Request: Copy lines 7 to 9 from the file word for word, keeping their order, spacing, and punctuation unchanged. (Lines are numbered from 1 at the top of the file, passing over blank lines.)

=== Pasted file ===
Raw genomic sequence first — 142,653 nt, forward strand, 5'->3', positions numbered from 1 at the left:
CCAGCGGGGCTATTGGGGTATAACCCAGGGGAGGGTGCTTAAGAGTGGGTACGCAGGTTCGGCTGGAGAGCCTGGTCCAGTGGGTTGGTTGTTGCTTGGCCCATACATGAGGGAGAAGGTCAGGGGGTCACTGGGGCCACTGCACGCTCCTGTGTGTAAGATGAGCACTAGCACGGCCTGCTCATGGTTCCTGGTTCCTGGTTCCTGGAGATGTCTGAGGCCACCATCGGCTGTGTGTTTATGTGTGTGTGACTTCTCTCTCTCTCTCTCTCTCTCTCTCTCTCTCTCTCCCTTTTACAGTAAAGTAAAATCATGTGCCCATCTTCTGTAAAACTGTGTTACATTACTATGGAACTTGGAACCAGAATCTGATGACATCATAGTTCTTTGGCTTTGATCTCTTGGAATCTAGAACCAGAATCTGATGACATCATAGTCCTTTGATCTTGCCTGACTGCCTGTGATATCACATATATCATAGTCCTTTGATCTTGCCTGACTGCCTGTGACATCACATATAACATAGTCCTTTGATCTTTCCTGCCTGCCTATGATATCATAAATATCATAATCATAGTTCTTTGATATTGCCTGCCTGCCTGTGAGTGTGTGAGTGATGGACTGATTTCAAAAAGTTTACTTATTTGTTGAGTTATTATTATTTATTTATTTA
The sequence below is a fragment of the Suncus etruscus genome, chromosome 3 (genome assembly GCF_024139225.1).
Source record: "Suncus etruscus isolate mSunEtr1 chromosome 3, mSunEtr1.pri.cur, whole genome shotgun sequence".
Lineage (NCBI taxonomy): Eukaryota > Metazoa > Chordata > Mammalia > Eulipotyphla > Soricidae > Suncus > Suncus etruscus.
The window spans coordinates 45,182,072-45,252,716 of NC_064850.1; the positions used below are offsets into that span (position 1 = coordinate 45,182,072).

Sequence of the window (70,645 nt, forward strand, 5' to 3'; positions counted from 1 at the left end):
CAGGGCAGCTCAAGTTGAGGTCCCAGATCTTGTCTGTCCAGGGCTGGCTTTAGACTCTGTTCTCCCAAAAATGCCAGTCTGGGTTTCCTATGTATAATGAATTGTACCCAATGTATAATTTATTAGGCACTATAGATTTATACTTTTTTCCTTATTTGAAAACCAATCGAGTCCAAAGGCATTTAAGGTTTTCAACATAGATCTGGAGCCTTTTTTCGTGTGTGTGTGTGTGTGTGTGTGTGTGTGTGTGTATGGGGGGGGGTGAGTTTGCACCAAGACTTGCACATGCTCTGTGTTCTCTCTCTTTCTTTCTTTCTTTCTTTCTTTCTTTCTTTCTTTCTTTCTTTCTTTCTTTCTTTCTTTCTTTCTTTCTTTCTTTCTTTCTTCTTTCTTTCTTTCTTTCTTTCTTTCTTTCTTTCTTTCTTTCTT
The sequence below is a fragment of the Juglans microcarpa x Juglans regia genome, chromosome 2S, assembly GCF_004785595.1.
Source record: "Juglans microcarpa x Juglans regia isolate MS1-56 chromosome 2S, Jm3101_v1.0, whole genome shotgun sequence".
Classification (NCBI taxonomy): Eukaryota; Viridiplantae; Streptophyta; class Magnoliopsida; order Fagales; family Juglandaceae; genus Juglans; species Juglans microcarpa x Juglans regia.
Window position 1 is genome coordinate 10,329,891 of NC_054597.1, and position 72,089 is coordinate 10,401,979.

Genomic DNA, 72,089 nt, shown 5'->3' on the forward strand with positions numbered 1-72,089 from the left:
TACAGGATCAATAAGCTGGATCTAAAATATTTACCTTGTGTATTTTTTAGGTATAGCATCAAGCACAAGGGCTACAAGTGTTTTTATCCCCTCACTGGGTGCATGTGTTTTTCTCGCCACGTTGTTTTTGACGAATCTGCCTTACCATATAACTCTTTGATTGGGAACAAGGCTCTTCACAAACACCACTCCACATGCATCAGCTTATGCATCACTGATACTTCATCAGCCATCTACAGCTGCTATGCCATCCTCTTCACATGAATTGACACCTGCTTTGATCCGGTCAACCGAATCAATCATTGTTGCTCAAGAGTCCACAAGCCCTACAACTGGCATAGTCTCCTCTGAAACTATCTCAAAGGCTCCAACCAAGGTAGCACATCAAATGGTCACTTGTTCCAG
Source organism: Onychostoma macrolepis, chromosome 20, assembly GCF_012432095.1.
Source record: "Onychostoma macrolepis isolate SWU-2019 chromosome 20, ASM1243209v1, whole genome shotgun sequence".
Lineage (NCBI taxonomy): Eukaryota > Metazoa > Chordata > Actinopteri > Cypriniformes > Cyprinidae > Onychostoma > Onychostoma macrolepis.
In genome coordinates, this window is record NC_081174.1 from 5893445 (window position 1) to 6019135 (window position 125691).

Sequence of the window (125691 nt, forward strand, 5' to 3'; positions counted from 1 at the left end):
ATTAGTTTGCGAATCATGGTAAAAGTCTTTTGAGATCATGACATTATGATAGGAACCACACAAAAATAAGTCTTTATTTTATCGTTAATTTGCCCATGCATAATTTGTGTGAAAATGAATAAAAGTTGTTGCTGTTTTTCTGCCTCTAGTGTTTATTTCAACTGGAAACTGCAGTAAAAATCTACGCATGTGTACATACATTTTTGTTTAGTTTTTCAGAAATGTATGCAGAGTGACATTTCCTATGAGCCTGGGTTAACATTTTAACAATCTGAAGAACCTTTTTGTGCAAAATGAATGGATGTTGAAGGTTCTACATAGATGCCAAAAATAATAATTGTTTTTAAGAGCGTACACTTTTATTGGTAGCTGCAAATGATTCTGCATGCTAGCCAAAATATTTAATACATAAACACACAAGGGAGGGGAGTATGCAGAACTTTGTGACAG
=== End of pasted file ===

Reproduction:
Sequence of the window (70,645 nt, forward strand, 5' to 3'; positions counted from 1 at the left end):
CAGGGCAGCTCAAGTTGAGGTCCCAGATCTTGTCTGTCCAGGGCTGGCTTTAGACTCTGTTCTCCCAAAAATGCCAGTCTGGGTTTCCTATGTATAATGAATTGTACCCAATGTATAATTTATTAGGCACTATAGATTTATACTTTTTTCCTTATTTGAAAACCAATCGAGTCCAAAGGCATTTAAGGTTTTCAACATAGATCTGGAGCCTTTTTTCGTGTGTGTGTGTGTGTGTGTGTGTGTGTGTGTGTATGGGGGGGGGTGAGTTTGCACCAAGACTTGCACATGCTCTGTGTTCTCTCTCTTTCTTTCTTTCTTTCTTTCTTTCTTTCTTTCTTTCTTTCTTTCTTTCTTTCTTTCTTTCTTTCTTTCTTTCTTTCTTTCTTCTTTCTTTCTTTCTTTCTTTCTTTCTTTCTTTCTTTCTTTCTT
The sequence below is a fragment of the Juglans microcarpa x Juglans regia genome, chromosome 2S, assembly GCF_004785595.1.